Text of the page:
Tag Archives: Homemade

Tips For Homemade Healthy Dog Food

With so many different brands of dog food on the market why would you want to make your own homemade dog food? The answer is if you make it yourself you know exactly what’s going in there. And perhaps even more important, what’s not in the food.

The major pet food manufacturers would have you believe that homemade food is somehow unsafe for your dog. They ignore the major pet food recalls in the last several years where food was contaminated and hundreds, if not thousands of pets died. For hundreds (if not thousands of years) since dogs have been domesticated, they have eaten what they could catch and leftover food from humans.

Dogs are simple to please with food. They eat pretty much anything and everything. Unlike cats which are strictly carnivorous, dogs are more like bears and people and are omnivores. An omnivore eats and digests both meat, vegetables, grains, and fruits.

Unless your dog is one of the large breeds you can probably make homemade food for less than the cost of premium canned food.

You may be asking yourself “How can I possibly make sure that my dog gets everything it needs nutritionally with home made food?” If you serve a varied diet you’ll naturally cover all the bases. And here’s a simple trick: dog food should be 1/3 protein source, 1/3 veggies and fruits, 1/3 carbohydrates like rice or potatoes. Rotating the types of protein, veggies, fruits and carbohydrates you serve insures your pampered pup will get everything they need.

Homemade dog food is not leftovers but you can use left over people food if you cook healthy for yourself. Don’t salt the food and watch the fat content. While pizza could be a once in awhile treat, a fast food diet isn’t good for you or your dog.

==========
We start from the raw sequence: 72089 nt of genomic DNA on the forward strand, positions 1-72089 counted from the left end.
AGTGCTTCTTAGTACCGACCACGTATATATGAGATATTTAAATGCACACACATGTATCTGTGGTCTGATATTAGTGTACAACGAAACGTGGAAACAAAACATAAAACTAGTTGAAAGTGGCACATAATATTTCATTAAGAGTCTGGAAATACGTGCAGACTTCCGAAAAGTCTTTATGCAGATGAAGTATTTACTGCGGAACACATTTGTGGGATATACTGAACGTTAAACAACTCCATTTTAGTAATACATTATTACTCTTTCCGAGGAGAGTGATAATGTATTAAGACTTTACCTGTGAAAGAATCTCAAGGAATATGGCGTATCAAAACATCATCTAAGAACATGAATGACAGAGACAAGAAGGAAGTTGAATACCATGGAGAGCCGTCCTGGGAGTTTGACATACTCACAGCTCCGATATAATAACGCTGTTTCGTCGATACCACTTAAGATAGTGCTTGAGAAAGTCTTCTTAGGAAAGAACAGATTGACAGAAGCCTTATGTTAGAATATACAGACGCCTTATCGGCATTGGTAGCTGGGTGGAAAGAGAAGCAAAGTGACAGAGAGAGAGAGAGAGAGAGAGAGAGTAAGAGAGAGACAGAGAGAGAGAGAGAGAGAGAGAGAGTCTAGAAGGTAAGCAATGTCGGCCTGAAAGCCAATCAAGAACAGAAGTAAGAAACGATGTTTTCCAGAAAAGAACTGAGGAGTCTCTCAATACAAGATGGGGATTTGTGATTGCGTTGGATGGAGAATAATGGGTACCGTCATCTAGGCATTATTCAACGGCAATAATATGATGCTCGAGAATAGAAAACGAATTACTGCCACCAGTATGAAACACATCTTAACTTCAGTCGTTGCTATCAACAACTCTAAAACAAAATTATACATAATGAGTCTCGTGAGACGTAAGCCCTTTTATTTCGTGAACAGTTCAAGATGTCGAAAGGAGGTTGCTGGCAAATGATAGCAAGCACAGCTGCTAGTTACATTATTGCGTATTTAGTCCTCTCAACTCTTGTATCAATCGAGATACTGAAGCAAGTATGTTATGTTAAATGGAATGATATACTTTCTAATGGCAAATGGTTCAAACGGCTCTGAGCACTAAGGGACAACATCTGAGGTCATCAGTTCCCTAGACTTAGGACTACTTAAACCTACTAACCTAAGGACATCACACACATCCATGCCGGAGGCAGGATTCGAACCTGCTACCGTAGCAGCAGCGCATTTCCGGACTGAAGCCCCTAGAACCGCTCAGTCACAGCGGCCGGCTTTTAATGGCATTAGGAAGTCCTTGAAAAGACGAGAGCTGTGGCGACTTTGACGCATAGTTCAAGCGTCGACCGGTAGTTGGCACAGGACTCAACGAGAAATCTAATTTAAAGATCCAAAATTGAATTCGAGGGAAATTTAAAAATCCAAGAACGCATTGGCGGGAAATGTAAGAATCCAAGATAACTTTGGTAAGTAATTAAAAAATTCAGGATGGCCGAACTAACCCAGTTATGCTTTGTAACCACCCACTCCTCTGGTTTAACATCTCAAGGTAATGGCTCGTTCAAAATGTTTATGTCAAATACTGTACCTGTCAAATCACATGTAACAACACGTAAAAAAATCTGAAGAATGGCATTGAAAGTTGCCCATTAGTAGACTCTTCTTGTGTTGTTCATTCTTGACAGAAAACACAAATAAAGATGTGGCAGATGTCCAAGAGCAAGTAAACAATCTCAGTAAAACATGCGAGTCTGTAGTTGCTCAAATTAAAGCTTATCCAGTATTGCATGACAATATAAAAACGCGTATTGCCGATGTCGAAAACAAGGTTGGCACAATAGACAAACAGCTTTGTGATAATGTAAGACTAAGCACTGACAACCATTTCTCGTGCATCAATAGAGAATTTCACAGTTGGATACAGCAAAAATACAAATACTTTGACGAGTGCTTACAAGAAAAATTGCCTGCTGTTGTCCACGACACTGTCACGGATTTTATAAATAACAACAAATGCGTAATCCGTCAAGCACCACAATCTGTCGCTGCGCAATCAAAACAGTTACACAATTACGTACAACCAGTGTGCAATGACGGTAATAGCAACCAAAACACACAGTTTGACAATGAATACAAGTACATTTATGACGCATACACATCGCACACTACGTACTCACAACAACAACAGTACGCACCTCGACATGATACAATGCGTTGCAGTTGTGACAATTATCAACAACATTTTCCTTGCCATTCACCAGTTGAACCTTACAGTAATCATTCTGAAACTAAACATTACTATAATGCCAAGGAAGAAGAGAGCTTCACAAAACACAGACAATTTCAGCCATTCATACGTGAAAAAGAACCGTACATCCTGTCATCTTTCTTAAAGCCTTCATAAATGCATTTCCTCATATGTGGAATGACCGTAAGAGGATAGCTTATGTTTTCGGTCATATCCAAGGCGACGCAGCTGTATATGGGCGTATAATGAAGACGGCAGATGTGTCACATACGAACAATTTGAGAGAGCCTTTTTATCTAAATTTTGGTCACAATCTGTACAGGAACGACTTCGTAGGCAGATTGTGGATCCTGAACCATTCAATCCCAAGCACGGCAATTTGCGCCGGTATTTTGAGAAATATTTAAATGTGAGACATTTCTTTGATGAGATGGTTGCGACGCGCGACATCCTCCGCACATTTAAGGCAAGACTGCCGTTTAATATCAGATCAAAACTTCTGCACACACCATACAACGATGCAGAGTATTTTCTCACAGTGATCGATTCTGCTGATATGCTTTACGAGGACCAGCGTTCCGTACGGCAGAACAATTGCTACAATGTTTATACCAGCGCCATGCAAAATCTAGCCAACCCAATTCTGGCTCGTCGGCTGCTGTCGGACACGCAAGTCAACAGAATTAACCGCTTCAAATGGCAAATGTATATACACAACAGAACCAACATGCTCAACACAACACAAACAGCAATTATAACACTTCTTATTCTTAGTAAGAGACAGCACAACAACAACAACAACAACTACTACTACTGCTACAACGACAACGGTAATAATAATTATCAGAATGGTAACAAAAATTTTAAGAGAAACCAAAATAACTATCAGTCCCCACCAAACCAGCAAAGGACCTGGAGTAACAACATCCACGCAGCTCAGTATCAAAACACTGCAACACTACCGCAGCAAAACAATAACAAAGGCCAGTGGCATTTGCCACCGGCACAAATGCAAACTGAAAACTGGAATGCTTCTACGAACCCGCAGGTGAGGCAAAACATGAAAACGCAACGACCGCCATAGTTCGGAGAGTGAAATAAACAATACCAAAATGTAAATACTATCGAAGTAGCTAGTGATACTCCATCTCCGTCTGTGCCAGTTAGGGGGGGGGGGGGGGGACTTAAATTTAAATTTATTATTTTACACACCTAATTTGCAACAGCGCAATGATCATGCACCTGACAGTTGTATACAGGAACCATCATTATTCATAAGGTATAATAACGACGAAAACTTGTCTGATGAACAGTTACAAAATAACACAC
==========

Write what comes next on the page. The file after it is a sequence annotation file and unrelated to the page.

There are a few foods dogs shouldn’t have including:
grapes
onions
alcoholic beverages
most nuts
milk
mushrooms
salt

Garbage which some dogs consider food
peach and plum pits
cherry pits
coffee grinds
egg shells
spoiled food
tomato, potato, rhubarb leaves

Avoid those and your dog should be okay.

If your dog has a chronic disease don’t switch to homemade foods until you’ve consulted your veterinary. Too much protein can be a problem, or too much carbohydrates can be a problem.

Change the dog’s diet gradually to avoid tummy upsets. Start by mixing a little of the homemade food with the store bought food and gradually increasing the amount of homemade food. Within a couple of weeks your dog could be eating a healthier diet.

Dee Power is the author of several nonfiction books and the two legged companion of Rose, the Irish Setter and Kate, the English Springer Spaniel. They give two paws up to Dee’s healthy homemade dog food and Dee’s grilling tips.

Homemade Dog Food – Some Tips on Preparing Your Own Dog Food

If you have been put off feeding your dog commercial dog food by the reports on how it is prepared, then you are not alone. The huge pet food recalls of 2007 highlighted the dangers in dog food, and showed just what was in some of the so-called top brands of pet food. Thousands of premature deaths occurred, and many animals are now suffering long term illness as a result.

Pet owners are now looking at alternative foods to feed their pets.

Why go homemade?